In 1947, Henri Salvador released his first single, Maladie d’Amour(Love sick), a traditional Creole song. In 1949, he received the Great Prize of the Academy Charles Cros & played at the ABC, a Parisian music-hall. There he met Jacqueline, his first wife & agent, who would prove instrumental to Salvador’s career. The same year, he released Une Chanson Douce (A sweet song) that became a classic in France and all over Europe. Helped by his close friend and French songwriter Boris Vian, with whom he teamed up in the early ‘50s Henri Salvador wrote 400 popular French songs such as “Le Blouse Du Dentiste” (the dentist’s coat) and “Faut Rigoler” (You Gotta Laugh), a West Indian beguine. In 1964, he created his own label Rigolo, with songs like Zorro Est Arrivé, Syracuse, (his best-known International song), Le Travail C’est La Sante (Work is good health) and Juanita Banana. In 1988, he was made Chevalier de la Légion d’Honneur, highest honor in France (comparable to knighthood), at the hand then President of France François Mitterrand.
Starting in the 1960s Salvador concentrated on television work. The French singer, previously more frequently heard than seen, quickly realized the power that visual accompaniment added to a song. His inspiration was not at first television but a French jukebox. In a 2005 interview, Salvador reminisced: “There was a company, Scopitone, who put machines in every bar. For a franc you could watch a video. You’ve just had a hard day at work, you want a drink, you want to be entertained. So I made 17 films to make people laugh.” . In the 1960s Salvador had a series of novelty chart-toppers such as “Juanita Banana”, “Twist SNCF” and “Minnie Petite Souris” (Minnie the little mouse), all of them accompanied by humorous film-clips and are now easy to view on the Internet. Told that the video for Juanita Banana was now on YouTube, Salvador was delighted and said he’d watch it as soon as he got home.
The Scopitone was a “Film Jukebox” invented in France in the early 1960′s made from surplus World War II airplane parts. The films that played on, known also by the name Scopitone, as considered by many to be the precursors of today’s music videos. That is why some people credit Henri Salvador to be the father of the music video, not only in France but all over the world as the form caught on.
In the 1970s another Salvador song would sweep the planet without the French singer’s participation and introduced to the American pre-K generation to a very popular French song. Salvador’s 1968 hit Mais non mais non was chanted by the Muppets on Sesame Street as Mahna Mahna. The 70s also saw Frenchman Salvador expand his fan base in France with a spate of children’s albums, including the French-language soundtracks of Disney’s “The Aristocats” and “Robin Hood.”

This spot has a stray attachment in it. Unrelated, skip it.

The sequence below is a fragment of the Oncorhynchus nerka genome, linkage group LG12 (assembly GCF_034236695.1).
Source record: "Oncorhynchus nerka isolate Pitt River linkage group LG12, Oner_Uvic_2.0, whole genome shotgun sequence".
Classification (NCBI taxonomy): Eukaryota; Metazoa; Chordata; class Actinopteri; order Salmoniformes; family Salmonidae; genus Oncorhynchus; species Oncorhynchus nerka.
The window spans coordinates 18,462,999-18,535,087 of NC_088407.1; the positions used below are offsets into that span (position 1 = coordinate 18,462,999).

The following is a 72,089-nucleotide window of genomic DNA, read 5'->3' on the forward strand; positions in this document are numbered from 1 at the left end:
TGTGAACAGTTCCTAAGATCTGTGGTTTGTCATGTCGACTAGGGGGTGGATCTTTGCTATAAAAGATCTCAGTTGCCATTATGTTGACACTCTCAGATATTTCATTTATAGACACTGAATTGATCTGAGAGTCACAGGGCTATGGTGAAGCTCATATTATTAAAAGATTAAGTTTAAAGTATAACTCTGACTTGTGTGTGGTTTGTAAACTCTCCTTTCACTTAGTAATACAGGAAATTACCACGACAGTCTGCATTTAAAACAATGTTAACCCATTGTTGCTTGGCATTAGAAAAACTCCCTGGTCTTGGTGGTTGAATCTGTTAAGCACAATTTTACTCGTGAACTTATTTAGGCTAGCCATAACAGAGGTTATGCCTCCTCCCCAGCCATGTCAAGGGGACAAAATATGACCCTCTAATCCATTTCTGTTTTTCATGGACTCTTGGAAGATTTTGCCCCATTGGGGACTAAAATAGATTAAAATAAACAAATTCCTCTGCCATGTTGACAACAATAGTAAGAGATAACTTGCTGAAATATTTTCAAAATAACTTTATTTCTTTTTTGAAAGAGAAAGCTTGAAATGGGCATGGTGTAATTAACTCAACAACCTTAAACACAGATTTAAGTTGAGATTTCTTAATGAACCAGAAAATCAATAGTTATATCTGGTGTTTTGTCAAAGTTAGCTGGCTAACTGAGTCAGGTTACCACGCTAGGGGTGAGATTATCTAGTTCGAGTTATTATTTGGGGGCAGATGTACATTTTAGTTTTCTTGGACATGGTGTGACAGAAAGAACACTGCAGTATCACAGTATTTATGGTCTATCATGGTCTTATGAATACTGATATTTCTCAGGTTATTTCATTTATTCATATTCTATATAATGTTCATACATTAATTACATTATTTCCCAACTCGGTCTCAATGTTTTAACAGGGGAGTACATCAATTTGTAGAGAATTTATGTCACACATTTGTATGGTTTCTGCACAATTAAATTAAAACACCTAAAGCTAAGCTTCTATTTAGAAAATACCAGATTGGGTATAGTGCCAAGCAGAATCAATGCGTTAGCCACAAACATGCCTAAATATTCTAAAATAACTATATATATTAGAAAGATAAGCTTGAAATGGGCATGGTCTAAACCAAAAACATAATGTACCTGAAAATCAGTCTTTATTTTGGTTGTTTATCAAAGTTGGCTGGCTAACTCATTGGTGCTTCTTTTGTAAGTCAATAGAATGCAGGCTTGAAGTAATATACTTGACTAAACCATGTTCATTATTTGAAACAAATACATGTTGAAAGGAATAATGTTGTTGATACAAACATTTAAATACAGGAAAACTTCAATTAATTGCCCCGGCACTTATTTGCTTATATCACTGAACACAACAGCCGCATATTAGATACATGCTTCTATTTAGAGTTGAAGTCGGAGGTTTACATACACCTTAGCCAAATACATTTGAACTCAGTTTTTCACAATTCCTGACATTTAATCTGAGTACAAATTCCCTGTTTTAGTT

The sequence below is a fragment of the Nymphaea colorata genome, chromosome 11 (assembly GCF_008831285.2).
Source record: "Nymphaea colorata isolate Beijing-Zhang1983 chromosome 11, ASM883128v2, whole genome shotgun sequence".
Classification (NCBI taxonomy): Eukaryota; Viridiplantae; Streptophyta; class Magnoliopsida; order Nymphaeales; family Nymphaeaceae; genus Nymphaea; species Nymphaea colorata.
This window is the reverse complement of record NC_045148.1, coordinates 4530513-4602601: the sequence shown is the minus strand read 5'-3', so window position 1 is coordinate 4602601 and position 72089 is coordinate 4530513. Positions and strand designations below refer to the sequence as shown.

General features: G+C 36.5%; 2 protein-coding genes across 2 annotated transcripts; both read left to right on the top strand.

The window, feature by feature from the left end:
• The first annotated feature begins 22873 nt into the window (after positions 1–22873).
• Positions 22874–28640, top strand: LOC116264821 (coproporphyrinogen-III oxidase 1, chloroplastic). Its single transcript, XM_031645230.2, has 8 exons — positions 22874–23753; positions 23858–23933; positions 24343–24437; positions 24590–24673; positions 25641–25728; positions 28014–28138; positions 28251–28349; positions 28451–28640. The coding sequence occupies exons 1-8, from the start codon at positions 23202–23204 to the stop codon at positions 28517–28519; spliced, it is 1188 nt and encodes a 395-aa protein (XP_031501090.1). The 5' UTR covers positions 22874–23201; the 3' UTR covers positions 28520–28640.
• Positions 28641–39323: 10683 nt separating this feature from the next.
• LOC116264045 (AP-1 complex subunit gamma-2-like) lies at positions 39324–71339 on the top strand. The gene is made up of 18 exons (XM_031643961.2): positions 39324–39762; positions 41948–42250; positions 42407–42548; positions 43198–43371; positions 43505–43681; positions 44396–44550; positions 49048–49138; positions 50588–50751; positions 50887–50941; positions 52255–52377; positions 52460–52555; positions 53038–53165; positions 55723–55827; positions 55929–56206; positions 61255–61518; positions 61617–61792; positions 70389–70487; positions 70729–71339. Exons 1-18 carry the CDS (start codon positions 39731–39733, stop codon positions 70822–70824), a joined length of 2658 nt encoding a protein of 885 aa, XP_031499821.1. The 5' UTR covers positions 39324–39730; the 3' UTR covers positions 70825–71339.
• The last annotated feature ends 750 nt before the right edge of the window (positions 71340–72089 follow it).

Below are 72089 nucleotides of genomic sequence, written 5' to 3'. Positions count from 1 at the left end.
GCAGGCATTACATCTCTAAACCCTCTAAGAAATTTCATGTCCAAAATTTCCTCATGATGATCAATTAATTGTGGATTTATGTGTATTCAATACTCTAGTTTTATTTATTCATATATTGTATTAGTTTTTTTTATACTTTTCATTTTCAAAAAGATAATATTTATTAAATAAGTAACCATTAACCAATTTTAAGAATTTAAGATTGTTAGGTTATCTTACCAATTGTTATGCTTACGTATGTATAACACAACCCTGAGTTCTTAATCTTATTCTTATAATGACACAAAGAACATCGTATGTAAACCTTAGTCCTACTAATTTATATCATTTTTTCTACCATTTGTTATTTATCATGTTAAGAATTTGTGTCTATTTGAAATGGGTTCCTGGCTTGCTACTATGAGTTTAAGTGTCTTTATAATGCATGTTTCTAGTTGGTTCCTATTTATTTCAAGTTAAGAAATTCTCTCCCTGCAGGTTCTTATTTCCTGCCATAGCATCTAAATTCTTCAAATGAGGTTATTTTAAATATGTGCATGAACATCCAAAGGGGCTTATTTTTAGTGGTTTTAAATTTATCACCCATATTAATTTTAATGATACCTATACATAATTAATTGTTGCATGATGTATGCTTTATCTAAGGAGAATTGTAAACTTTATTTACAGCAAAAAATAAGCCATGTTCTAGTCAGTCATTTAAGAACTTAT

Henri Salvador never quit, and his popularity in France elsewhere never waned. Chambre Avec Vu (Room with a View), his album released in France in 2001 (when Salvador was 84) after a writing hiatus of six years, featured all-new material and dominated the Victories de la Musique award ceremonies, winning an award as “best variety album of the year” and earning Salvador the title of “best male artist of the year.” The Brazilian-influenced album, full of Salvador’s signature bossa-nova rhythms, was released in North America in 2005 and introduced many new listeners to Henri Salvador and his songs of France.
In 2006, Salvador came back again with another album, Révérence. Salvador left France to make this album, which would be his last, in Brazil, with songs recorded in Rio with Brazilian legends Caetano Veloso & Gilberto Gil.
Salvador was deeply influenced by the women in his life. His first wife, Jacqueline, who was also his manager, died of cancer in 1976. She played an essential role in his education. “When we got married, I didn’t know anything about anything,” he said. “I had no education. She taught me everything. She knew all about French literature. She showed me what books to read.” Salvador married for the third time, in December 2001, to TV producer Catherine Costa, who survives him.
Salvador put his longevity down to an innately sunny temperament. “When you are a little baby, everything is beautiful. Luckily with me that never changed,” Henri Salvador’s last farewell concert took place in December 2007 at Paris’ Palais Des Congrès. “We must know how to leave” he said. Many in the audience did not believe him, as Salvador had already announced his final concert at Paris’ Palais Des Congrès once before…in autumn 1985.
This time, however, the velvet voice of France was true to his word. His passing is being mourned all over France and the French-speaking world, not only by those who make music, but those who loved the music of Henri Salvador over more than 70 years.